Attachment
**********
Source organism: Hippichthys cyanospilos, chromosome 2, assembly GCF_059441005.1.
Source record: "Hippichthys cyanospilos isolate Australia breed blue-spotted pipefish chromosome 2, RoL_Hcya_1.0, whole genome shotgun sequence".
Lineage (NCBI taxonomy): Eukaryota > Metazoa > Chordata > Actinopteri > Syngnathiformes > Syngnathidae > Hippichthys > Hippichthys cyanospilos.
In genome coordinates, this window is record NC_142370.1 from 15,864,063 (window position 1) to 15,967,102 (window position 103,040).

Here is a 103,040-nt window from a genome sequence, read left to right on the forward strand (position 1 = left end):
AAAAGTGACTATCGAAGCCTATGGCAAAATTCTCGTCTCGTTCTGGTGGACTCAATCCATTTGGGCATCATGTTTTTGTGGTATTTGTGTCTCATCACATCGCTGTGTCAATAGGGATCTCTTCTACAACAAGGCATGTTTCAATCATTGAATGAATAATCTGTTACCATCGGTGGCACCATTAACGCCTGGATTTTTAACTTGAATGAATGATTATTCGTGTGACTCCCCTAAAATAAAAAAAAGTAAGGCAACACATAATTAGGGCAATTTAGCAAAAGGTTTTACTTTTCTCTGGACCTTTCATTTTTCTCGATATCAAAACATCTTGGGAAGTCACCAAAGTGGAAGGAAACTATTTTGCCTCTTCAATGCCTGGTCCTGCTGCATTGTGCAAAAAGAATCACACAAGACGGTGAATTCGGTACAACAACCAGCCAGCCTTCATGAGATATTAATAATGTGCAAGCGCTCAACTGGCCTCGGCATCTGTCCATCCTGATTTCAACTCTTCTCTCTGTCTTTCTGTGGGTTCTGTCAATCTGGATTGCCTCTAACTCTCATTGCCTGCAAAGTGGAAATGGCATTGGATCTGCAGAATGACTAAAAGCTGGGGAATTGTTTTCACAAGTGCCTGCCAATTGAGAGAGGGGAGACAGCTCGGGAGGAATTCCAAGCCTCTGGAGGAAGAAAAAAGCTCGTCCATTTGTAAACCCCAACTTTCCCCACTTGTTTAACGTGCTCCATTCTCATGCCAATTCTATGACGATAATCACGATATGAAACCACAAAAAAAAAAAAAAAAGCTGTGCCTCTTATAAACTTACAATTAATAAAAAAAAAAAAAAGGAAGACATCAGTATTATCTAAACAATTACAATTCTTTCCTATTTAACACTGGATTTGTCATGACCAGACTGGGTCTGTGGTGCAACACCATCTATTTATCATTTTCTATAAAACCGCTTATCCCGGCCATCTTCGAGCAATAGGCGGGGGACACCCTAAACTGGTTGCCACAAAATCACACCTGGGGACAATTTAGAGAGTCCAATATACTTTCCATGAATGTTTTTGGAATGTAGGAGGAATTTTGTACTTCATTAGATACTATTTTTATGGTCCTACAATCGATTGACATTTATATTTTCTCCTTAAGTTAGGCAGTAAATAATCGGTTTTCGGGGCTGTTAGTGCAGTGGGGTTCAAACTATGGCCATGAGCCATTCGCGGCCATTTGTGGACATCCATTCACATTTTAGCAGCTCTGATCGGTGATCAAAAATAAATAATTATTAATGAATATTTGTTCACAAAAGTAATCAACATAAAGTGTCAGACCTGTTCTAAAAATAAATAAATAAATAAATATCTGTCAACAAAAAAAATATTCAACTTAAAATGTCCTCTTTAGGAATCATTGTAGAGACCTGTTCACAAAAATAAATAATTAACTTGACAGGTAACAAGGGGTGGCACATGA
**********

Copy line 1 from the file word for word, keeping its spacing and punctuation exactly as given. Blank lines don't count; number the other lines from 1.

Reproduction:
Source organism: Hippichthys cyanospilos, chromosome 2, assembly GCF_059441005.1.